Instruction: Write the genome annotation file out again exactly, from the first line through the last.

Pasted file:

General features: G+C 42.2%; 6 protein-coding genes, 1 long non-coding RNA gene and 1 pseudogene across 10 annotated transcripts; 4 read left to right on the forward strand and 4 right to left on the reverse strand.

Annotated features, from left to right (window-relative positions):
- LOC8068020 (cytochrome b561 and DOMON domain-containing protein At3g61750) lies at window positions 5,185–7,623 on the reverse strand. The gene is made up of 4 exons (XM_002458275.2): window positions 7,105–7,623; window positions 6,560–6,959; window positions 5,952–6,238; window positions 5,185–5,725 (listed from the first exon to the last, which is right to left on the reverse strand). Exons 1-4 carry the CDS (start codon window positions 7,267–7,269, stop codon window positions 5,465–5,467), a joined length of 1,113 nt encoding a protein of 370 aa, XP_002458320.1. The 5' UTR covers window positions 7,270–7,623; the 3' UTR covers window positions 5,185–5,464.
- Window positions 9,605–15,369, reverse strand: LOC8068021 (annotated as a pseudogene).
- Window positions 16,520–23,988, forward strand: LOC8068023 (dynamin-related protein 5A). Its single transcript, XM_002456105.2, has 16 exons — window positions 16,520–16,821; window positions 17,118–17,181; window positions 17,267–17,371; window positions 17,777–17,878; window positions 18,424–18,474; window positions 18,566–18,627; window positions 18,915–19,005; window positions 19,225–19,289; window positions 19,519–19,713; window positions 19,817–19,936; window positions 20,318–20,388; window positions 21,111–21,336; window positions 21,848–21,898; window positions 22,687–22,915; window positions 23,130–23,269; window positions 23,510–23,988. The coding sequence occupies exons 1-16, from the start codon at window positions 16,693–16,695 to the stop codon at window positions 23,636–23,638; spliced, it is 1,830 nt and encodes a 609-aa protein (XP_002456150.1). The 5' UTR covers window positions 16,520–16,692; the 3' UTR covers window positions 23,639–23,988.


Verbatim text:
General features: G+C 42.2%; 6 protein-coding genes, 1 long non-coding RNA gene and 1 pseudogene across 10 annotated transcripts; 4 read left to right on the forward strand and 4 right to left on the reverse strand.

Annotated features, from left to right (window-relative positions):
- LOC8068020 (cytochrome b561 and DOMON domain-containing protein At3g61750) lies at window positions 5,185–7,623 on the reverse strand. The gene is made up of 4 exons (XM_002458275.2): window positions 7,105–7,623; window positions 6,560–6,959; window positions 5,952–6,238; window positions 5,185–5,725 (listed from the first exon to the last, which is right to left on the reverse strand). Exons 1-4 carry the CDS (start codon window positions 7,267–7,269, stop codon window positions 5,465–5,467), a joined length of 1,113 nt encoding a protein of 370 aa, XP_002458320.1. The 5' UTR covers window positions 7,270–7,623; the 3' UTR covers window positions 5,185–5,464.
- Window positions 9,605–15,369, reverse strand: LOC8068021 (annotated as a pseudogene).
- Window positions 16,520–23,988, forward strand: LOC8068023 (dynamin-related protein 5A). Its single transcript, XM_002456105.2, has 16 exons — window positions 16,520–16,821; window positions 17,118–17,181; window positions 17,267–17,371; window positions 17,777–17,878; window positions 18,424–18,474; window positions 18,566–18,627; window positions 18,915–19,005; window positions 19,225–19,289; window positions 19,519–19,713; window positions 19,817–19,936; window positions 20,318–20,388; window positions 21,111–21,336; window positions 21,848–21,898; window positions 22,687–22,915; window positions 23,130–23,269; window positions 23,510–23,988. The coding sequence occupies exons 1-16, from the start codon at window positions 16,693–16,695 to the stop codon at window positions 23,636–23,638; spliced, it is 1,830 nt and encodes a 609-aa protein (XP_002456150.1). The 5' UTR covers window positions 16,520–16,692; the 3' UTR covers window positions 23,639–23,988.